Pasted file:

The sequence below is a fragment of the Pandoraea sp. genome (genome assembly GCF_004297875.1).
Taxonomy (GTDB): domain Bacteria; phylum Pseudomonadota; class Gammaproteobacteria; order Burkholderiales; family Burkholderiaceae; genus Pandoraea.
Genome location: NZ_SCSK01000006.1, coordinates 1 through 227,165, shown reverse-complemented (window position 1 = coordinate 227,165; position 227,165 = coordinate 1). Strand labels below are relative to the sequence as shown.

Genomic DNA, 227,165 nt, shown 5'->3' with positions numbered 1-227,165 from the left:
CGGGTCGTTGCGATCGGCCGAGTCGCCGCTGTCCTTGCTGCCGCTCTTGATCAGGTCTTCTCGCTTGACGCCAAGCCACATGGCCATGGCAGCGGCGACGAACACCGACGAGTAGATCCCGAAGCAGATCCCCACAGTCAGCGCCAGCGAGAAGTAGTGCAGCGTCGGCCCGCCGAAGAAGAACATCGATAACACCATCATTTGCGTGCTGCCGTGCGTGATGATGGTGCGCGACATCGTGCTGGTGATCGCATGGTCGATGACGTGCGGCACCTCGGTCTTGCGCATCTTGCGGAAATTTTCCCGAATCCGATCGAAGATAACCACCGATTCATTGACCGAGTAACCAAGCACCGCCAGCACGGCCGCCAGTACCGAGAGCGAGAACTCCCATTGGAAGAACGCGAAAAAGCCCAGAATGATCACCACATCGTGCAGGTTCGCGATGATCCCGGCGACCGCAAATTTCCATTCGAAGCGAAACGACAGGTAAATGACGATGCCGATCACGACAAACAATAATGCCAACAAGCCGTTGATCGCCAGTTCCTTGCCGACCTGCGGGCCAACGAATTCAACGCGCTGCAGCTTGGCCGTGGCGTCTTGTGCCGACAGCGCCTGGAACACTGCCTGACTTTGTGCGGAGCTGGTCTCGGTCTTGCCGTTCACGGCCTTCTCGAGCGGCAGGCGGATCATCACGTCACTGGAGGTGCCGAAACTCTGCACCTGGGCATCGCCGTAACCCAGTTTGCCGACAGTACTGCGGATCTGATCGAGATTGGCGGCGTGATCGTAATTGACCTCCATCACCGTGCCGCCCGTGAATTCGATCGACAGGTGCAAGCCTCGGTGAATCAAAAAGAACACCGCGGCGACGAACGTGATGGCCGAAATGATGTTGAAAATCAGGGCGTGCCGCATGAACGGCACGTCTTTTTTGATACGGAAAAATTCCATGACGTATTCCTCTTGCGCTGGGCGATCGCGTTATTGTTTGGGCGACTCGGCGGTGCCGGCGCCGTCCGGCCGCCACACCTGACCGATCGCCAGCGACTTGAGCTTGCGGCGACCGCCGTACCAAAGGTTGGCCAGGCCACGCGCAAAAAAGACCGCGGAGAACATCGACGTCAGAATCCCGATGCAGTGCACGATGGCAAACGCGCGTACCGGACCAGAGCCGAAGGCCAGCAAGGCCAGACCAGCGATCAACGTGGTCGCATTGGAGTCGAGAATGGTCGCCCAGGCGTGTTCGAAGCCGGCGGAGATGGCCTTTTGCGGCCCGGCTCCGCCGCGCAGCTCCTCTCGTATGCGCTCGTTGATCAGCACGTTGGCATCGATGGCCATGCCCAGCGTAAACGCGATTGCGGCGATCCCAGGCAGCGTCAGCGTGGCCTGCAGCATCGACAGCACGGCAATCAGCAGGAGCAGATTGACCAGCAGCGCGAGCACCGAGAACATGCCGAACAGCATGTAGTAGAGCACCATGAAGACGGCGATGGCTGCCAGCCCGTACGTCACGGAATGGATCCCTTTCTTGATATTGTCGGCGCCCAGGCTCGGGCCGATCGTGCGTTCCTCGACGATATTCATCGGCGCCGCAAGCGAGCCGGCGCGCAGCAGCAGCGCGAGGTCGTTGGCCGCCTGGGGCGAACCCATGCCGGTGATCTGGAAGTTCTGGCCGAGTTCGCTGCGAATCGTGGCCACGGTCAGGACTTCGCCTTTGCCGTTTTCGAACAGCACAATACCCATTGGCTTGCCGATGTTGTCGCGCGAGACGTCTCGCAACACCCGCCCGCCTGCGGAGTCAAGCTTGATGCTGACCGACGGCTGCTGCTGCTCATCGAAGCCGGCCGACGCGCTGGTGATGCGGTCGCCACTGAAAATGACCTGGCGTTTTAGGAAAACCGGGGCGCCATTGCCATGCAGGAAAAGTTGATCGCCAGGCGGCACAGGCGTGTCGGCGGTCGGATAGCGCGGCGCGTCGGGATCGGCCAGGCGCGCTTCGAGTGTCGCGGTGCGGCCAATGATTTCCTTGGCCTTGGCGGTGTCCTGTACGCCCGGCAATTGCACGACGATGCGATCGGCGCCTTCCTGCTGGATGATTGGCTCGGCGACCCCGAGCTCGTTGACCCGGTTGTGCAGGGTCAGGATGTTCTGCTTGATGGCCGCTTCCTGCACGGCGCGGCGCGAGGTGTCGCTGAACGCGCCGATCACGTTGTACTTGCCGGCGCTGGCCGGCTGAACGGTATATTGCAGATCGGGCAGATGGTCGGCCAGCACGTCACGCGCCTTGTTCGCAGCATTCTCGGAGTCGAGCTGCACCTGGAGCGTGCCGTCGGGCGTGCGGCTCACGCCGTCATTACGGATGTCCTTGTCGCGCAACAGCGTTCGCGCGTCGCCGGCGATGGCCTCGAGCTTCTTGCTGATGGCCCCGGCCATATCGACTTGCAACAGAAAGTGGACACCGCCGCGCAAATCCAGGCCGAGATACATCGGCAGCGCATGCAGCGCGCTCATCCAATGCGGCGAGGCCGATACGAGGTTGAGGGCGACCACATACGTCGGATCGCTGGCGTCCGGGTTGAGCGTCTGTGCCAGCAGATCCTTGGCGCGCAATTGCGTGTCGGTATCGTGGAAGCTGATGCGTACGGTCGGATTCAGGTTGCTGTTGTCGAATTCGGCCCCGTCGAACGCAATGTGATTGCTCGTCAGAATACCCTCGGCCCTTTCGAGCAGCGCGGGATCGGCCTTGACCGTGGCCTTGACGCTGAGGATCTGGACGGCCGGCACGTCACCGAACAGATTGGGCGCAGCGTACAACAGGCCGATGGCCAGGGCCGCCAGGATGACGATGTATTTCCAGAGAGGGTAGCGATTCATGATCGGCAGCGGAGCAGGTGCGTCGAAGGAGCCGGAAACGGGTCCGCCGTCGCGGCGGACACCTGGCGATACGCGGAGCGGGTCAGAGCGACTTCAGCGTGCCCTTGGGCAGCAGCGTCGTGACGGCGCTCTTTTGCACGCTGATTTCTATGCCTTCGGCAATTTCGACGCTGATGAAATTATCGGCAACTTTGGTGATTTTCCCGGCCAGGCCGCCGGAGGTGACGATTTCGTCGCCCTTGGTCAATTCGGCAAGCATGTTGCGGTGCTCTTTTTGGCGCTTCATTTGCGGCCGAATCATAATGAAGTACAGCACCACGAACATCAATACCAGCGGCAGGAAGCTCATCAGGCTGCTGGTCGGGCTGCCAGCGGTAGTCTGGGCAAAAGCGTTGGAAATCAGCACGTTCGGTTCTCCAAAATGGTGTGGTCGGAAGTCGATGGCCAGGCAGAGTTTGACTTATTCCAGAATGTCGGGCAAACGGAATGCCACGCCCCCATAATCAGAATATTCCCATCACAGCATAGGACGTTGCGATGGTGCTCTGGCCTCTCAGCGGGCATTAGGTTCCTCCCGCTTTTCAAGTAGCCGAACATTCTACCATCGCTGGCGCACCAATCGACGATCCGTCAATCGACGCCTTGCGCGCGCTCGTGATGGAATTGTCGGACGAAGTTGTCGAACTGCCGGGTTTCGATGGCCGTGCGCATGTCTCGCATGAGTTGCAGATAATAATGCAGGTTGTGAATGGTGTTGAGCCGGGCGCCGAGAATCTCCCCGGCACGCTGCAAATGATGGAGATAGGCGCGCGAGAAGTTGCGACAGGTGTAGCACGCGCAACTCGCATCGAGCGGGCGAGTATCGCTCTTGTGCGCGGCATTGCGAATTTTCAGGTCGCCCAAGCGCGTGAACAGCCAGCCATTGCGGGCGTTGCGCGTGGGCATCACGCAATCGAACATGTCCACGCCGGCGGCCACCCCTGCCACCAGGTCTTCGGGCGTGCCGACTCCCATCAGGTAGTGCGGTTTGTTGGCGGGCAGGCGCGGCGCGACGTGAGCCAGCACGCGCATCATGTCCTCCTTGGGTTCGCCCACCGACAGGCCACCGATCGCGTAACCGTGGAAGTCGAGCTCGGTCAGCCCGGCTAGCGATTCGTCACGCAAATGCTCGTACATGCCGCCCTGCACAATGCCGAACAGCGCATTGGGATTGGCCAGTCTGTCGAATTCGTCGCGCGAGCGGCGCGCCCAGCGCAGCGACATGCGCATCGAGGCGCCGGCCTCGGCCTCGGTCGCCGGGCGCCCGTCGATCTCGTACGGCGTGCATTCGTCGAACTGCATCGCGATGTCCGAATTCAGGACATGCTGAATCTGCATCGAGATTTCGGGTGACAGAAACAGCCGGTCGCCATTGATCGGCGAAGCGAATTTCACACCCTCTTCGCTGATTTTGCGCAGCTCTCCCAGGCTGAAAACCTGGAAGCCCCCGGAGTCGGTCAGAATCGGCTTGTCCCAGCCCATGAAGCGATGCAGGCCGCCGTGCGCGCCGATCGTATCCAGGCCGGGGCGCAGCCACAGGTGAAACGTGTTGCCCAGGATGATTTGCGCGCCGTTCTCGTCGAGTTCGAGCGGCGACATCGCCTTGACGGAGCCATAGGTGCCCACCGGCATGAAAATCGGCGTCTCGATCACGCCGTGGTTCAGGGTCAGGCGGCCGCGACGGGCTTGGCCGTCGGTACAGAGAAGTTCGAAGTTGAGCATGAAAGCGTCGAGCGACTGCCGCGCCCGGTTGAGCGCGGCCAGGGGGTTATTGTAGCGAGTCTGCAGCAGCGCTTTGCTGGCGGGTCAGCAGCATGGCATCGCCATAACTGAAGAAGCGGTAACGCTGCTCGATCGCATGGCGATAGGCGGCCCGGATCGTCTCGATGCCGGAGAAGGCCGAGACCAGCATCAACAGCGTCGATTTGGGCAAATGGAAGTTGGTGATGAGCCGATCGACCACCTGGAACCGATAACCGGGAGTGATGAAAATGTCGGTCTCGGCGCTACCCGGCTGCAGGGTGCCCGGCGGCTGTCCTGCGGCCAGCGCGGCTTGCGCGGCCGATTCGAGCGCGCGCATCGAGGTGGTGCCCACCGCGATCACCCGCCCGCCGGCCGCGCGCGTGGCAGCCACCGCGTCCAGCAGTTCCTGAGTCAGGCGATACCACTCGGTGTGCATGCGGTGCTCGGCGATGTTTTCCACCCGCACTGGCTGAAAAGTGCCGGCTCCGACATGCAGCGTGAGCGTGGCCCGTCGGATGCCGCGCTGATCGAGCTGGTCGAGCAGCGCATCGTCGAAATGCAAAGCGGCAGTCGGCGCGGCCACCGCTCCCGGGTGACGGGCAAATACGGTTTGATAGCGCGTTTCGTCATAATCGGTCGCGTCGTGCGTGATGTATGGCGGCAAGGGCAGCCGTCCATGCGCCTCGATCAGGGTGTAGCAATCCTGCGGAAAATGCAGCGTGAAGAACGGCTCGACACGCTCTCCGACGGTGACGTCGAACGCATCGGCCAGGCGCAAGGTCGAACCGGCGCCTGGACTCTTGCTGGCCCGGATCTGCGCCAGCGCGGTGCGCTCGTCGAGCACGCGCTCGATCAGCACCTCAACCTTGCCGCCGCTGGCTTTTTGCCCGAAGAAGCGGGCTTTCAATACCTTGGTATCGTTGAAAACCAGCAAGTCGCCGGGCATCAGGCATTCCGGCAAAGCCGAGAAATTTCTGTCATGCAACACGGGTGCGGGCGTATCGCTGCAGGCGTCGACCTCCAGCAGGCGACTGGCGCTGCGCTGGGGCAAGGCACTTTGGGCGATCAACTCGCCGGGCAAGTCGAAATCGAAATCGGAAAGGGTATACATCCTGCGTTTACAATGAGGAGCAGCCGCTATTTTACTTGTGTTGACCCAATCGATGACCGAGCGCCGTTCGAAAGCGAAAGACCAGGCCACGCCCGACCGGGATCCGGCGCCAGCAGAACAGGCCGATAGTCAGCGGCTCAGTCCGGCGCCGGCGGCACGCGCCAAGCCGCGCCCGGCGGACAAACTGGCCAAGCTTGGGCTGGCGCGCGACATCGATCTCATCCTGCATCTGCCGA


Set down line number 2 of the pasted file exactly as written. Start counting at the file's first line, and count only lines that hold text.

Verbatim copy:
Taxonomy (GTDB): domain Bacteria; phylum Pseudomonadota; class Gammaproteobacteria; order Burkholderiales; family Burkholderiaceae; genus Pandoraea.